"The Listeners" by Walter De La Mare as A Supernatural Poem

The Listeners by Walter De La Mare is a fine supernatural poem. It is, as T S Eliot called it, an 'inexplicable mystery'. It is a poem of haunting and the subtle way in which the poet binds the world of the supernatural is really worth praising. It is superb not only from the standpoint of artistic beauty with pretty words in a rhythm or rhyme, but also from that of the presentation of details and arrangement of incidents of the two worlds – the worlds of the humans and world of phantoms, a glimpse of something deep, another world created by words - never merge in the poem. The closed door nicely symbolizes the eternal gap between these worlds.

A Traveller comes to the deserted house outside at night in a forest on skittish horseback and knocks on the on the moonlit door. He asks if there is anybody in the house. There is no response. There is deep silence all round. The Traveller’s horse champs the grasses of the forest’s ferny ground. A bird flies out of the small tower on the roof of the house. It flies above the head of the Traveller’s head. The Traveller knocks again a second time and asks if there is anybody inside the house. This time also nobody responds to his call; nor does anybody descend to open the door. No head leans over the leaf-fringed sill and looks into the grey eyes of the Traveller. Here the expression “the leaf-fringed sill” suggests that the house has long been uninhabited. So weeds have overgrown the windows and doors of the house. The Traveller becomes confused when his second call also goes unheeded. He grows increasingly more impatient and frightened. He cannot account for the loneliness that prevails in the house. So he stands “perplexed and still”.

Only a host of phantom listeners that dwell in the lone house stand listening to the voice coming from the world of the living. In other words those who listen to the voice of the Traveller are all ghosts. The house is a haunted one and the ghosts fell curious about human voice. They stand crowded on the dark stair in the quit of the faint moonlight. The air in the deserted house, inhabited by shadowy ghost, seems to be stirred and shaken by the sound of the Traveller’s call. The Traveller hears no human voice in response to his calls. Only but the stillness answers his calls. Thus a psychological communication is established between the Traveller and the phantoms. The poet’s horse moves, cropping the dark turf beneath the starred and leafy sky. The leaves cover the star- studded sky in such a way that the leaves and the stars seem to be interspersed in the sky, “equally far and equally near”.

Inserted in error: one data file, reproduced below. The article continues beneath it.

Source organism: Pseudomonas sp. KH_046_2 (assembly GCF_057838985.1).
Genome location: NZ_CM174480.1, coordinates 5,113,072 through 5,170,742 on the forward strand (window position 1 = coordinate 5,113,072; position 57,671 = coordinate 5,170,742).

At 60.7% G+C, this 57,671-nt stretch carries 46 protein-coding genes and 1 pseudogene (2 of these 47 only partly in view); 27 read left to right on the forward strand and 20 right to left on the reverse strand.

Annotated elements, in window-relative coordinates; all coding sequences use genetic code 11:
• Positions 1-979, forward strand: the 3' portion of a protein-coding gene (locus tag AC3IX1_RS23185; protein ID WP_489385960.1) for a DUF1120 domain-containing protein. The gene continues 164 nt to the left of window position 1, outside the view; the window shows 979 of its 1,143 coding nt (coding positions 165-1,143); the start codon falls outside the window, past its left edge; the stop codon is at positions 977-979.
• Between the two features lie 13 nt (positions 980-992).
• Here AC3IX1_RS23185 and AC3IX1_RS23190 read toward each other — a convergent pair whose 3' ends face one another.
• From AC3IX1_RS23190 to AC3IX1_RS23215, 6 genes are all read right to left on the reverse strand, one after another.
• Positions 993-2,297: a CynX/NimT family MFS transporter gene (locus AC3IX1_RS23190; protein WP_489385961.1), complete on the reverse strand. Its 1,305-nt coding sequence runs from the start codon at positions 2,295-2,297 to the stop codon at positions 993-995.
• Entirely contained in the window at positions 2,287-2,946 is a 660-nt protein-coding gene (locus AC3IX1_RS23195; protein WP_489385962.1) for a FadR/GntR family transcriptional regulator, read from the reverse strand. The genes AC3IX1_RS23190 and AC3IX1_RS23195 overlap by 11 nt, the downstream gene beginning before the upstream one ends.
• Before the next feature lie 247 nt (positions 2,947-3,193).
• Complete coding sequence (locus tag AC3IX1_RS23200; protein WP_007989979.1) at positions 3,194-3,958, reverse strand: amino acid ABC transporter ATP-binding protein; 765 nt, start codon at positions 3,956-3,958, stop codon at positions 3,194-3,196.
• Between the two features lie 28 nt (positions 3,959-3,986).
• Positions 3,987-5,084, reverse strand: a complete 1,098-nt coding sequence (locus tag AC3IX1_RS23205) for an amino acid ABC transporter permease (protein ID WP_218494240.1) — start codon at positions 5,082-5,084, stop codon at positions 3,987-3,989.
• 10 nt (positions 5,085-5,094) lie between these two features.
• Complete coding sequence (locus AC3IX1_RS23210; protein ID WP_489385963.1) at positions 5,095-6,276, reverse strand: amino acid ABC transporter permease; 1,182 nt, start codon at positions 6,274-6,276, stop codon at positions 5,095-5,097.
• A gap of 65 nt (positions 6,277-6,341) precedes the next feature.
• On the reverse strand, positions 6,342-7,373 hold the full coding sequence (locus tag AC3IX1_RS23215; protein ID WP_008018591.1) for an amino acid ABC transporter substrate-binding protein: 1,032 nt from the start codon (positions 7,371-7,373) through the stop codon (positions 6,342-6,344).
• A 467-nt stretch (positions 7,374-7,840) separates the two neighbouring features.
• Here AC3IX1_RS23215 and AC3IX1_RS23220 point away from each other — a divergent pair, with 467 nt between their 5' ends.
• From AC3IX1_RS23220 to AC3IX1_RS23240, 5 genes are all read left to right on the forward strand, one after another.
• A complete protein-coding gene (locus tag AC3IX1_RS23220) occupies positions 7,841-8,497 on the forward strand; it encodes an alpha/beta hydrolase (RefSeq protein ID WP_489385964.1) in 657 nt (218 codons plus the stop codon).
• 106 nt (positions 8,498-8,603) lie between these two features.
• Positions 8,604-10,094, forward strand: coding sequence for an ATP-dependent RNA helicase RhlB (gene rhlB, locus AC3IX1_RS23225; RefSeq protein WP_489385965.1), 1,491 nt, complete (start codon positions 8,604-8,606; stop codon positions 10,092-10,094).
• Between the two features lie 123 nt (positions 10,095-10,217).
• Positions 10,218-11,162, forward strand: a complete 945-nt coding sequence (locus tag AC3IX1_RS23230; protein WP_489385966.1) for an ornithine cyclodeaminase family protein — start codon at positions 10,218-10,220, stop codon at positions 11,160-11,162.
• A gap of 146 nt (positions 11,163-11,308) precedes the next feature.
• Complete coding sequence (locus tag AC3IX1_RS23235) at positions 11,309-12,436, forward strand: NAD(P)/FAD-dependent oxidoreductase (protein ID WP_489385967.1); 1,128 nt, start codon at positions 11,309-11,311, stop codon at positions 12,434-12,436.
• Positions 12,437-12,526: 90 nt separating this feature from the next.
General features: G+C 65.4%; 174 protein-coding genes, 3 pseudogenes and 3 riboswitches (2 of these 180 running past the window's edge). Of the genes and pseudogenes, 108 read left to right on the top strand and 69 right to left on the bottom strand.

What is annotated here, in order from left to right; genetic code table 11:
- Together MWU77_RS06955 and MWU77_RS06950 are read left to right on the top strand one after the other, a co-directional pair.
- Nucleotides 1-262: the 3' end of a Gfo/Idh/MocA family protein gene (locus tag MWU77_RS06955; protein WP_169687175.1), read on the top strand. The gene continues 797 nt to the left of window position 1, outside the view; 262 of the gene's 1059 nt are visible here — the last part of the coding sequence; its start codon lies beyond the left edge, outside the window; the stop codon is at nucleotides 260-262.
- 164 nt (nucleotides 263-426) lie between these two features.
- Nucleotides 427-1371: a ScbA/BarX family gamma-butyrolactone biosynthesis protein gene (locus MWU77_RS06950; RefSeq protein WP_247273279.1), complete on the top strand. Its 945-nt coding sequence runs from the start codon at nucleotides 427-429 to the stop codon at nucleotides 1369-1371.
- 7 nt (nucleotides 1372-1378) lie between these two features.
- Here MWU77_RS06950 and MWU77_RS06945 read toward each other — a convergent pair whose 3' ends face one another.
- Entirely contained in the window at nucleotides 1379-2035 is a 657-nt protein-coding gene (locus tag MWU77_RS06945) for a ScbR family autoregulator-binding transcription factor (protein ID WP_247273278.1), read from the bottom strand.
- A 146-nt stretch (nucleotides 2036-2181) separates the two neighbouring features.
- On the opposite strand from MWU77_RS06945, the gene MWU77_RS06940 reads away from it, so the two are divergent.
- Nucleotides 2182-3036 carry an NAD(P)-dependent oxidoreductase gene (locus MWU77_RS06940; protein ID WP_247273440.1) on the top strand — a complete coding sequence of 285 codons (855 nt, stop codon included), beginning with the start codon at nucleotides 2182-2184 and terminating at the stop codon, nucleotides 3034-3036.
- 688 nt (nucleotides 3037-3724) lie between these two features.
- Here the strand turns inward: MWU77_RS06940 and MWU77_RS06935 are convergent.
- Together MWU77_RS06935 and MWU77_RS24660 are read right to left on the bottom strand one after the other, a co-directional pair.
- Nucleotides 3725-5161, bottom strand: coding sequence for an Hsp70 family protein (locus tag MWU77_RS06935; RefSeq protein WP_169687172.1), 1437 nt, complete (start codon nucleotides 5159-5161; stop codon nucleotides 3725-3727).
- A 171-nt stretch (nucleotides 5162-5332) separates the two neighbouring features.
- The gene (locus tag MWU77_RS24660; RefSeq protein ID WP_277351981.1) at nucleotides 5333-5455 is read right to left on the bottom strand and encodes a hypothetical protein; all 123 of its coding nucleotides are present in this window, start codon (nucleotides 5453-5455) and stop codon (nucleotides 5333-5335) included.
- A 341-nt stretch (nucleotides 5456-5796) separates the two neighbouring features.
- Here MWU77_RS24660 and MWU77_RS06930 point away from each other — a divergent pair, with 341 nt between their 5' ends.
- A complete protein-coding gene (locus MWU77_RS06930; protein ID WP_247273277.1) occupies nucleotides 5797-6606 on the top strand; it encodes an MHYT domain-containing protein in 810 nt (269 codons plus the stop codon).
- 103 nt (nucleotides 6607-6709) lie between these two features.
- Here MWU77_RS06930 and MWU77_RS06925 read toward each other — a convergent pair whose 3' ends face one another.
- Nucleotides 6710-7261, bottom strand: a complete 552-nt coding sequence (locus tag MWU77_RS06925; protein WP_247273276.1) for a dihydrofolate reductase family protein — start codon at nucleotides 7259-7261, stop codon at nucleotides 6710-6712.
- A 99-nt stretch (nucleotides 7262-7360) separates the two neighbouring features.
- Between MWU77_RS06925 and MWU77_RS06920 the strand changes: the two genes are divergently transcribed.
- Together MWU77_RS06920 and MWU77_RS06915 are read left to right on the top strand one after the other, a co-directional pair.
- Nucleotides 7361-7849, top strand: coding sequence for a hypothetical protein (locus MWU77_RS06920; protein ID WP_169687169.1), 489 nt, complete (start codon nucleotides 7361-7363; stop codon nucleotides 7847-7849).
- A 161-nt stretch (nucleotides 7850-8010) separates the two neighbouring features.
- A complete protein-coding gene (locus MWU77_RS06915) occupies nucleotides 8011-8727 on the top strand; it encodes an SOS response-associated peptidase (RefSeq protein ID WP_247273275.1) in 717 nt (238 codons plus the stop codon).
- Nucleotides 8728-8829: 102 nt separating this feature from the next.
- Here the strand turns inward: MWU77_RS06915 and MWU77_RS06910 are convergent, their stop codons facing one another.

The Traveller again knocks on the door, louder than before. He lifts his head and says, “Tell them I came and kept my word.” This time also there is no response. The phantom listeners make no movement. They stand perfectly still. The words uttered by the Traveller resound in the empty house. The world of the phantoms is shadowy and faint, but there is moonlight in the world of men. The moonlit door is contrasted with the showiness prevailing inside the haunted house. “The one man left awake” refers to the Traveller because he is the only man living in the region of the dead. The Traveller mounts his horse, placing his feet upon the stirrup. He departs, leaving us alone in the house with the phantoms, who now seem very real, who heard everything, who are listening with us to the noise slowly fade away. The phantom listeners hear the clatter of the horse’s hoofs on the stony path as he rides away. The sound of the horse’s hoofs fades and dies away in the distance. And, then, deep silence reigns supreme in the world of the dead. The expression “silence surged softly backward” means that after the departure of the Traveller silence rolls back in the place like the waves of the sea.   

 Ardhendu De

Let’s Answer These Questions:                                                   

  • Do you find the Traveller outside at night more impatient and frightened?
  • Has the Traveller come here in desolated jungle to fulfill a duty?
  • What is the Traveller actually searching for?
  • Describe The Traveller in the poem The Listernes. 
  • What does the ‘staircase’ signify in The Listeners?